Owner-operators can save an average of 6 cents per gallon when they are able to participate in major carriers’ discount fuel networks, says Matt Amen, vice president of American Truck Business Services, the nation’s largest owner-operator financial service company.

“There’s a handful of carriers who won’t help a driver with this, but 99 percent of them are out to help their owner-operators become successful business partners,” he says. “We absolutely encourage owner-operators to use the fuel networks. If their fleet has an optimizer program, use it.” An optimizer program helps an owner-operator minimize fuel costs for a trip, accounting for route, fuel cost, fuel taxes and other factors.

“Owner-operators usually like to pick the major truck stop chains,” says Ed Forman, CEO of Prophesy Transportation Solutions. “You need good prices, but you also need reliable service.”

Owner-operators will pass up network fuel stops that are too costly, too far off route, sell inferior fuel, are dangerous or poorly maintained, or are perceived as a profit center for the carrier at owner-operators’ expense.

“If I’m going from Atlanta to New York, I’ll fill up in Atlanta because it’s fairly cheap there, and I’ll have a half tank in Virginia, so I’ll top it off there,” says independent Trent Jones. “Then I’ll go to New York and make my deliveries, and I’ll still have half a tank when I get back to Virginia.”

Owner-operator Bruce Hogy’s favorite chain is clean and has “a television room, pretty good restaurants, clean restrooms and free showers,” he says. “One other consideration is the place where I drop my trailer when I go home,” Hogy says. “I make sure I buy fuel there, and they don’t get mad about me parking my trailer.”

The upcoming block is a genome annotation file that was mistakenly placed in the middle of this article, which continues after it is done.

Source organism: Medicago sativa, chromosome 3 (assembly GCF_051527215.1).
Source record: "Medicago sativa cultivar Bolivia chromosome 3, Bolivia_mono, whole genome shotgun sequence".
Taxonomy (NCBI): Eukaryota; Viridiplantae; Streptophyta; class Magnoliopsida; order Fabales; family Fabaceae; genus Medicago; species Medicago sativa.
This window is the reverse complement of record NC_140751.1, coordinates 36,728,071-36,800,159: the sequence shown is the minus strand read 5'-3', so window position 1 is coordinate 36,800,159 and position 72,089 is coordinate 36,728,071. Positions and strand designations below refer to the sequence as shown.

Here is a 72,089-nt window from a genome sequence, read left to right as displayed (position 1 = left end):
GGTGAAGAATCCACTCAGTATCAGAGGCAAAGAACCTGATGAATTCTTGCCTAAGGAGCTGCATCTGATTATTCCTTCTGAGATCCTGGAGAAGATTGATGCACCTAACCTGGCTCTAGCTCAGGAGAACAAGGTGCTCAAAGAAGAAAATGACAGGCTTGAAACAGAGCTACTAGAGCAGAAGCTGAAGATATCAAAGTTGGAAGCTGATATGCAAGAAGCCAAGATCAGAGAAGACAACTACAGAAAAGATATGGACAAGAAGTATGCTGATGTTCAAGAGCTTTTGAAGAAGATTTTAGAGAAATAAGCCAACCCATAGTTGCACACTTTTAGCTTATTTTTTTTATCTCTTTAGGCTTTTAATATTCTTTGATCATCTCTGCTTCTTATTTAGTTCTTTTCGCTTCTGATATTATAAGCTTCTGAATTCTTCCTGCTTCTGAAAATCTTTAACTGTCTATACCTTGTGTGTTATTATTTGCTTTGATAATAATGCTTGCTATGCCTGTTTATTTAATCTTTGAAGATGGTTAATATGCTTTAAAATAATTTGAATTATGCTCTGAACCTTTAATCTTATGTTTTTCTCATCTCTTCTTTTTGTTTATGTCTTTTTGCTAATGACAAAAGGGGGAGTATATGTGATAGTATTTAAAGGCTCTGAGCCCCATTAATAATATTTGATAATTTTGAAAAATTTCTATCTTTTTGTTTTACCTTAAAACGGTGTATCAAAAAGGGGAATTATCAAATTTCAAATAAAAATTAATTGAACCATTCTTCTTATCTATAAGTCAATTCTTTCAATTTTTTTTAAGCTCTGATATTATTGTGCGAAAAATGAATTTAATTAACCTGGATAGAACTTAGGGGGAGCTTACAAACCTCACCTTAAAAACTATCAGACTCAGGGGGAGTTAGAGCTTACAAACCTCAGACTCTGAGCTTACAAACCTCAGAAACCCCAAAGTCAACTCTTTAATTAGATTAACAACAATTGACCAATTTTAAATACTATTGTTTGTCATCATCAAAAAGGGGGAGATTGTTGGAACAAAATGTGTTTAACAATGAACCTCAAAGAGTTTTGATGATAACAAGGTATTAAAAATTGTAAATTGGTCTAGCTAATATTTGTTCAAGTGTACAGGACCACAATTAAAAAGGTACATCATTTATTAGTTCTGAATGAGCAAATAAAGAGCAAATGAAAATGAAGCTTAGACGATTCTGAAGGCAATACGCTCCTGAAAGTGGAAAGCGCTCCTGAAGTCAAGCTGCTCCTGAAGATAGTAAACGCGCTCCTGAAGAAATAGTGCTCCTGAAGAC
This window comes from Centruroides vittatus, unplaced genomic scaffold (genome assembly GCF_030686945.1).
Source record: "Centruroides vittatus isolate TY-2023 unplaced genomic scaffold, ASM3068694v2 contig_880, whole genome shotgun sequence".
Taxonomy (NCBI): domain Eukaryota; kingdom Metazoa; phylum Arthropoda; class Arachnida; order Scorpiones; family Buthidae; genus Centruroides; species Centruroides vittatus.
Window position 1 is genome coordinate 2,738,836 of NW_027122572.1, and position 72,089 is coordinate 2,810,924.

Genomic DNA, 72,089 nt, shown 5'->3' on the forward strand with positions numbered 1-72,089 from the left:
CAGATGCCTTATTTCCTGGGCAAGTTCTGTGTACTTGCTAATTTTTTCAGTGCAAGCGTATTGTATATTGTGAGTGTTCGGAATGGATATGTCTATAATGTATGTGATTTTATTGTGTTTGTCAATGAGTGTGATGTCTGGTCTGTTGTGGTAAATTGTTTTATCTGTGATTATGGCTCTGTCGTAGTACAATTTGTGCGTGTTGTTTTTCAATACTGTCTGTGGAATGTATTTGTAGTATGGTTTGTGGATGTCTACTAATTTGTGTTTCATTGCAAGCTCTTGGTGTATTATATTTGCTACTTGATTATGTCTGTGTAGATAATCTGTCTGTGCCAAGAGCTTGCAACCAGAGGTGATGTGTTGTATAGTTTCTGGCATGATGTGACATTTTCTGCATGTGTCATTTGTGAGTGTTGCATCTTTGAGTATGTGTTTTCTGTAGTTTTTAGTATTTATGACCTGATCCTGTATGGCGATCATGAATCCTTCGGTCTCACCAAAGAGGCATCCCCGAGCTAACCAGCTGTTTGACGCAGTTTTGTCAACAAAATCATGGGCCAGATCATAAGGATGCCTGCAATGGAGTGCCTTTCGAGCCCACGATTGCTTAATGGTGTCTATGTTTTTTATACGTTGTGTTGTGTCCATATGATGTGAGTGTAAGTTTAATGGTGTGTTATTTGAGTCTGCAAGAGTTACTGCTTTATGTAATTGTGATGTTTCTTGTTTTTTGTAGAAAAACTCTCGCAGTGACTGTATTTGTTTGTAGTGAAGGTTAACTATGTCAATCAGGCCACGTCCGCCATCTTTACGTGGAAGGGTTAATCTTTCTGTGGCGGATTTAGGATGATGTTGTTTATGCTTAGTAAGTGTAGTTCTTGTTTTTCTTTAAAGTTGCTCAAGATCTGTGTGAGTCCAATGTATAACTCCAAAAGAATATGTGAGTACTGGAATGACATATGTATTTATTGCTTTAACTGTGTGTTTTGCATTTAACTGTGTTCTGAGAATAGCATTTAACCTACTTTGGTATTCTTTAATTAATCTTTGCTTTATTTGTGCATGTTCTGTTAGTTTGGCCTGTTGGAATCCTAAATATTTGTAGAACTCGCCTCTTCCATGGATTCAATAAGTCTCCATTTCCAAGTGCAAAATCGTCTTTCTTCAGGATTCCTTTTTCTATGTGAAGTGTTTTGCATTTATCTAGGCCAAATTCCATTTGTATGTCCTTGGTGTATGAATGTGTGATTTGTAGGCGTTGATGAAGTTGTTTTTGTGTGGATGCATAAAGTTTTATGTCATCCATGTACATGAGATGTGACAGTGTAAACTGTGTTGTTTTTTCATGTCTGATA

“Like everything else, price alone is not always the best basis for purchasing decisions,” says Charles Campbell, author of the “Fuel Purchase Management Handbook.” “A location where the fuel is 2 cents a gallon higher might be desirable if you get the free shower. A location that lets you fill your thermos for free is worth a few cents a gallon.”

“Time is also a factor,” he says. “Spending 30 extra minutes in a crowded truck stop can end up costing as much as 20 cents a gallon in lost driving time.”

You can plan your own fuel-buying strategy by using one or more resources, some of them free or inexpensive.

State fuel taxes are free from a variety of sources, including websites of the International Fuel Tax Association, major truck stops and (through partner ProMiles). Some full-service companies, such as ProMiles, Prophesy, PC Miler and Keystone, sell access to fuel-buying optimizers with detailed routes and purchase amounts calculated from current state taxes and ex-tax fuel prices. Their services usually are offered online for about $30 monthly or on compact disks with initial costs ranging from about $200 for single-truck owner-operators to much higher for fleet programs.

Rand McNally:, (800) 275-7263
International Fuel Tax Association:, (480) 839-4382
Promiles:, (800) 324-8588
Prophesy:, (800) 776-6706
PC Miler:, (800) 567-8385
Keystone:, (888) 863-9833
North American Technology Corp.:, (800) 749-1724